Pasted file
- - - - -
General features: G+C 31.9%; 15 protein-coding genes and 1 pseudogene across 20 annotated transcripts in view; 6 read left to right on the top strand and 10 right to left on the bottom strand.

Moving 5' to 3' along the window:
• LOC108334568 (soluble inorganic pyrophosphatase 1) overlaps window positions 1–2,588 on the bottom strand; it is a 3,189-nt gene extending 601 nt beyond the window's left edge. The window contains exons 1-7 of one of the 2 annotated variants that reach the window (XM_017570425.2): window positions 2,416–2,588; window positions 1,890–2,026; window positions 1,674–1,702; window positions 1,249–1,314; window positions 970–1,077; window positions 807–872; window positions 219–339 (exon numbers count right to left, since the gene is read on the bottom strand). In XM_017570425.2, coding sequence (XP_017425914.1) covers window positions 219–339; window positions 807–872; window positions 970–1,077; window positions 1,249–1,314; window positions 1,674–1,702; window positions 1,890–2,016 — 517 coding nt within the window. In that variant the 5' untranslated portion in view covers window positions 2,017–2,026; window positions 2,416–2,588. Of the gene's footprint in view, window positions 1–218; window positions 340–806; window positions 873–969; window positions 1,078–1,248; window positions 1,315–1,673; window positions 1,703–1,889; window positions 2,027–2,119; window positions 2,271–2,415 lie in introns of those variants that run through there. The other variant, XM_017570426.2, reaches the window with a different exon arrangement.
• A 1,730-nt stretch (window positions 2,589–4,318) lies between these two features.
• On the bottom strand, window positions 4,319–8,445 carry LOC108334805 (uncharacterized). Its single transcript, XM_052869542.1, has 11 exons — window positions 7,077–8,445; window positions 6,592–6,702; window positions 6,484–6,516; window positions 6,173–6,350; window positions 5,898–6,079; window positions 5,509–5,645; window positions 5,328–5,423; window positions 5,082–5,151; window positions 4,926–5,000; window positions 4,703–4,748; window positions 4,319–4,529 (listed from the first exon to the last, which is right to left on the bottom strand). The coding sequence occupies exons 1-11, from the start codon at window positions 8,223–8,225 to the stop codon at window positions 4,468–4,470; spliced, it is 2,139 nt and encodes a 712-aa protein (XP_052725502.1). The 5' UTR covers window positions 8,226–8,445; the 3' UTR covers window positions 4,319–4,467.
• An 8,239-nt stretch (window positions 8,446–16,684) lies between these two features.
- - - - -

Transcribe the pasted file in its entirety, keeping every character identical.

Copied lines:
General features: G+C 31.9%; 15 protein-coding genes and 1 pseudogene across 20 annotated transcripts in view; 6 read left to right on the top strand and 10 right to left on the bottom strand.

Moving 5' to 3' along the window:
• LOC108334568 (soluble inorganic pyrophosphatase 1) overlaps window positions 1–2,588 on the bottom strand; it is a 3,189-nt gene extending 601 nt beyond the window's left edge. The window contains exons 1-7 of one of the 2 annotated variants that reach the window (XM_017570425.2): window positions 2,416–2,588; window positions 1,890–2,026; window positions 1,674–1,702; window positions 1,249–1,314; window positions 970–1,077; window positions 807–872; window positions 219–339 (exon numbers count right to left, since the gene is read on the bottom strand). In XM_017570425.2, coding sequence (XP_017425914.1) covers window positions 219–339; window positions 807–872; window positions 970–1,077; window positions 1,249–1,314; window positions 1,674–1,702; window positions 1,890–2,016 — 517 coding nt within the window. In that variant the 5' untranslated portion in view covers window positions 2,017–2,026; window positions 2,416–2,588. Of the gene's footprint in view, window positions 1–218; window positions 340–806; window positions 873–969; window positions 1,078–1,248; window positions 1,315–1,673; window positions 1,703–1,889; window positions 2,027–2,119; window positions 2,271–2,415 lie in introns of those variants that run through there. The other variant, XM_017570426.2, reaches the window with a different exon arrangement.
• A 1,730-nt stretch (window positions 2,589–4,318) lies between these two features.
• On the bottom strand, window positions 4,319–8,445 carry LOC108334805 (uncharacterized). Its single transcript, XM_052869542.1, has 11 exons — window positions 7,077–8,445; window positions 6,592–6,702; window positions 6,484–6,516; window positions 6,173–6,350; window positions 5,898–6,079; window positions 5,509–5,645; window positions 5,328–5,423; window positions 5,082–5,151; window positions 4,926–5,000; window positions 4,703–4,748; window positions 4,319–4,529 (listed from the first exon to the last, which is right to left on the bottom strand). The coding sequence occupies exons 1-11, from the start codon at window positions 8,223–8,225 to the stop codon at window positions 4,468–4,470; spliced, it is 2,139 nt and encodes a 712-aa protein (XP_052725502.1). The 5' UTR covers window positions 8,226–8,445; the 3' UTR covers window positions 4,319–4,467.
• An 8,239-nt stretch (window positions 8,446–16,684) lies between these two features.